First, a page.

It is good to know why you do things in your books. You just have to know which of those things the reader needs to know, and which they don't. It's funny what different people pick up on. I would probably read Evergreen and not really be bothered at all by the name Middle Kingdom. I might think, 'I wonder why it's called that?' but not be bothered enough to ask.

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    1. I'm assuming that most people will not be bothered by the name of the Middle Kingdom. It's a place in my book, and that's the only thing they NEED to know. But for those who wonder why, and go out of their way to ask, yes, I have an answer. :) As I said in my reply to Fiona's comment, this information might add another layer of depth to the story for those who care to ask.

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  5. Cool!! Great idea to use in your book! Yeah, its funny how countries think of themselves as the only, or best people. Like the American tribes calling themselves "The People" as well as some tribes in the Congo. Even the word "Ukraine" means "The country" in old Ukrainian lingo!!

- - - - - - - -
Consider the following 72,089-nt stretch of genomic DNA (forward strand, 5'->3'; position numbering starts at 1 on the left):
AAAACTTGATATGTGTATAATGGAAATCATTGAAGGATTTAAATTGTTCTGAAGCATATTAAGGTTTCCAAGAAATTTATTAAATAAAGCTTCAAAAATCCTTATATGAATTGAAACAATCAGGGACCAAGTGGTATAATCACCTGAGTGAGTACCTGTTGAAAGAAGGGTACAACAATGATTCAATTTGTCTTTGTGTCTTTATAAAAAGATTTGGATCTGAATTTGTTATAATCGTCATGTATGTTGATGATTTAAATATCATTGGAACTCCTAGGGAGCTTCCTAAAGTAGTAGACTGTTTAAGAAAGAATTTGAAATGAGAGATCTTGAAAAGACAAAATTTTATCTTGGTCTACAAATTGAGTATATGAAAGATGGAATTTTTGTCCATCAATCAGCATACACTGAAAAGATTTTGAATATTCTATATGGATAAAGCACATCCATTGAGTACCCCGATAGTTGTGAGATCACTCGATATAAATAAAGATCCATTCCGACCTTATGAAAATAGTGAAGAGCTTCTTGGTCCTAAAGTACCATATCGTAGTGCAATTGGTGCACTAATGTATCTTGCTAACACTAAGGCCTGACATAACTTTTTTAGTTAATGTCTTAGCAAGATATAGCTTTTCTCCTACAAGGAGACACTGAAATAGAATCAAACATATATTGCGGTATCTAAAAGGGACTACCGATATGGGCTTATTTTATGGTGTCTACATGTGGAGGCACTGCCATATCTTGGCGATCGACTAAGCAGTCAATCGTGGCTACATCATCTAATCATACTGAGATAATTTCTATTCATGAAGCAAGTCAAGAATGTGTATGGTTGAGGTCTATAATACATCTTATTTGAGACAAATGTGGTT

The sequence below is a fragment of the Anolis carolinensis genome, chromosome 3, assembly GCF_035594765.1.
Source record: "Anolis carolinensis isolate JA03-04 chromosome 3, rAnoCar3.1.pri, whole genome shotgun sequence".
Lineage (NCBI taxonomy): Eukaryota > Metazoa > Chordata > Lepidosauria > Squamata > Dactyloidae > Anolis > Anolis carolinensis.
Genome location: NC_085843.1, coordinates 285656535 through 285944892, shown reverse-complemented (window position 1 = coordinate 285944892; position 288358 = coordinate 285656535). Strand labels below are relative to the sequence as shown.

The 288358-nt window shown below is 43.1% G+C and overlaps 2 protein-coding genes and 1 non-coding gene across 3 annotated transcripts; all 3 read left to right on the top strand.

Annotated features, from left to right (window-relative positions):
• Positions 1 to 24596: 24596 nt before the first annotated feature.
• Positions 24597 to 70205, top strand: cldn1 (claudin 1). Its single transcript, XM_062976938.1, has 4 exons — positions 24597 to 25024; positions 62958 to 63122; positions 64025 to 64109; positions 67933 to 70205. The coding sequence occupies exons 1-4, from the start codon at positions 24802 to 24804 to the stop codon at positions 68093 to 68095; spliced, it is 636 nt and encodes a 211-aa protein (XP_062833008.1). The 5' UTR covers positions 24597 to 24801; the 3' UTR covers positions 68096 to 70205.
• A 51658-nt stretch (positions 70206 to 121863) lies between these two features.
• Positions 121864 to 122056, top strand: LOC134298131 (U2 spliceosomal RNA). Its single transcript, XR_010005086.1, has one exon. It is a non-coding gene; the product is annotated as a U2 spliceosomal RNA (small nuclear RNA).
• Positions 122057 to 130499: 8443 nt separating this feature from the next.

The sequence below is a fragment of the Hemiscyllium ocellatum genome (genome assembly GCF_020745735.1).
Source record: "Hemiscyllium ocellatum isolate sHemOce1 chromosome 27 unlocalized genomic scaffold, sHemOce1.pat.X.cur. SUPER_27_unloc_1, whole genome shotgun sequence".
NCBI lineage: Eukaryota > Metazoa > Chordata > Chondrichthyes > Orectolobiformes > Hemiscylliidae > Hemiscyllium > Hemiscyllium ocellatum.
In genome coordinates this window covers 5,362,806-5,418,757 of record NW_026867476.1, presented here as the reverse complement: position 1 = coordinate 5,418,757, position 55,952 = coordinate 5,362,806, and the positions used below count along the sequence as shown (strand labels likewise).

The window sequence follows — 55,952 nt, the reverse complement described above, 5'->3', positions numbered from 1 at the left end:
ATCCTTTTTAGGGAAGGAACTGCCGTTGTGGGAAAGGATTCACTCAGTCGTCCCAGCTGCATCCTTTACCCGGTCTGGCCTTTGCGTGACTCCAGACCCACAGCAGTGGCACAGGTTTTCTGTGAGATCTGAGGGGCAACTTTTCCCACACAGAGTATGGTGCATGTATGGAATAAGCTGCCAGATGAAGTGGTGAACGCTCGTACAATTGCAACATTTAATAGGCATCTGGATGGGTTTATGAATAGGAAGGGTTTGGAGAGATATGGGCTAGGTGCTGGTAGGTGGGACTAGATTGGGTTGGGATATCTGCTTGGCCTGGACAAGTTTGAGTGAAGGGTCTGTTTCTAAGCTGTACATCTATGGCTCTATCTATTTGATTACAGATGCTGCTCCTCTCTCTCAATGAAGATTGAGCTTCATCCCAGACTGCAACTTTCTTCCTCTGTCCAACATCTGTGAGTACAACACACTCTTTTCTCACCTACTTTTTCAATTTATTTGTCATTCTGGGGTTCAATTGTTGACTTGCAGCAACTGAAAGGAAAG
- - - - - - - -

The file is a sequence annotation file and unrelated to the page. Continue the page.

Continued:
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    1. Those are some interesting fun-facts! :) I didn't know about the American tribes or the Congo tribes or the Ukraine. I guess way back then, there was just no knowing of life other than what was close to you. I guess it made sense to them up until they realized how small they were and how large the rest of the world was!

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  6. Hey! I've given you an award from over at my blog! :)

    http://www.lifeisgood-forever21.blogspot.com/2012/07/fabulous-blog-ribbon-award.html

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  7. Excellent advice. I am sure to know the answer to why in all my writing. It's an important habit to develop, especially for interviews.

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    1. You're absolutely right, though I can't say I was thinking that far ahead just yet. :)

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  8. Great post, I also took some pics in same place in 2010:)

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    1. Thanks, oh I wish I could go back there now!